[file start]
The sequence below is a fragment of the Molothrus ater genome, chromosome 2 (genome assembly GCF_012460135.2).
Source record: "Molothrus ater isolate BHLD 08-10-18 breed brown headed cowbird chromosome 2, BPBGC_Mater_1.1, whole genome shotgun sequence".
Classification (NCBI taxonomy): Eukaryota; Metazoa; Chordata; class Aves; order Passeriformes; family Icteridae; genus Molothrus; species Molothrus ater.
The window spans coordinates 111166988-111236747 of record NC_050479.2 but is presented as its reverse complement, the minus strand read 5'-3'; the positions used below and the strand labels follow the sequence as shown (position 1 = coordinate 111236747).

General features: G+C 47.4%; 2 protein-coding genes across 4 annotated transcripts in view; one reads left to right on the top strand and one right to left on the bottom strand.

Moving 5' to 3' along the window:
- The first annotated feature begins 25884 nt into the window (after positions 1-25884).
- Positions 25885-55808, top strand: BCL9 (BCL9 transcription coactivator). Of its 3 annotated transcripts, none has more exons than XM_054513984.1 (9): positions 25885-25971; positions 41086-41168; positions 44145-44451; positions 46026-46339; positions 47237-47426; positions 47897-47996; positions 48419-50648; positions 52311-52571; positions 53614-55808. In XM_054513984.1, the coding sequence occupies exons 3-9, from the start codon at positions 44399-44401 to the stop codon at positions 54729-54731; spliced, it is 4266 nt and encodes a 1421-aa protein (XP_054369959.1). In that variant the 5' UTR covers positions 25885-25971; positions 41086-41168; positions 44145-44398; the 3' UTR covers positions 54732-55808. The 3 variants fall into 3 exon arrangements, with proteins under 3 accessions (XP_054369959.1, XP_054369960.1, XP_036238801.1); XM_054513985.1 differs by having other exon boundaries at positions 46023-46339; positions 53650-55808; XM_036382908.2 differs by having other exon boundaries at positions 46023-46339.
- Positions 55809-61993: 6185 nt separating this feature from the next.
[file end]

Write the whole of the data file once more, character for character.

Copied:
The sequence below is a fragment of the Molothrus ater genome, chromosome 2 (genome assembly GCF_012460135.2).
Source record: "Molothrus ater isolate BHLD 08-10-18 breed brown headed cowbird chromosome 2, BPBGC_Mater_1.1, whole genome shotgun sequence".
Classification (NCBI taxonomy): Eukaryota; Metazoa; Chordata; class Aves; order Passeriformes; family Icteridae; genus Molothrus; species Molothrus ater.
The window spans coordinates 111166988-111236747 of record NC_050479.2 but is presented as its reverse complement, the minus strand read 5'-3'; the positions used below and the strand labels follow the sequence as shown (position 1 = coordinate 111236747).

General features: G+C 47.4%; 2 protein-coding genes across 4 annotated transcripts in view; one reads left to right on the top strand and one right to left on the bottom strand.

Moving 5' to 3' along the window:
- The first annotated feature begins 25884 nt into the window (after positions 1-25884).
- Positions 25885-55808, top strand: BCL9 (BCL9 transcription coactivator). Of its 3 annotated transcripts, none has more exons than XM_054513984.1 (9): positions 25885-25971; positions 41086-41168; positions 44145-44451; positions 46026-46339; positions 47237-47426; positions 47897-47996; positions 48419-50648; positions 52311-52571; positions 53614-55808. In XM_054513984.1, the coding sequence occupies exons 3-9, from the start codon at positions 44399-44401 to the stop codon at positions 54729-54731; spliced, it is 4266 nt and encodes a 1421-aa protein (XP_054369959.1). In that variant the 5' UTR covers positions 25885-25971; positions 41086-41168; positions 44145-44398; the 3' UTR covers positions 54732-55808. The 3 variants fall into 3 exon arrangements, with proteins under 3 accessions (XP_054369959.1, XP_054369960.1, XP_036238801.1); XM_054513985.1 differs by having other exon boundaries at positions 46023-46339; positions 53650-55808; XM_036382908.2 differs by having other exon boundaries at positions 46023-46339.
- Positions 55809-61993: 6185 nt separating this feature from the next.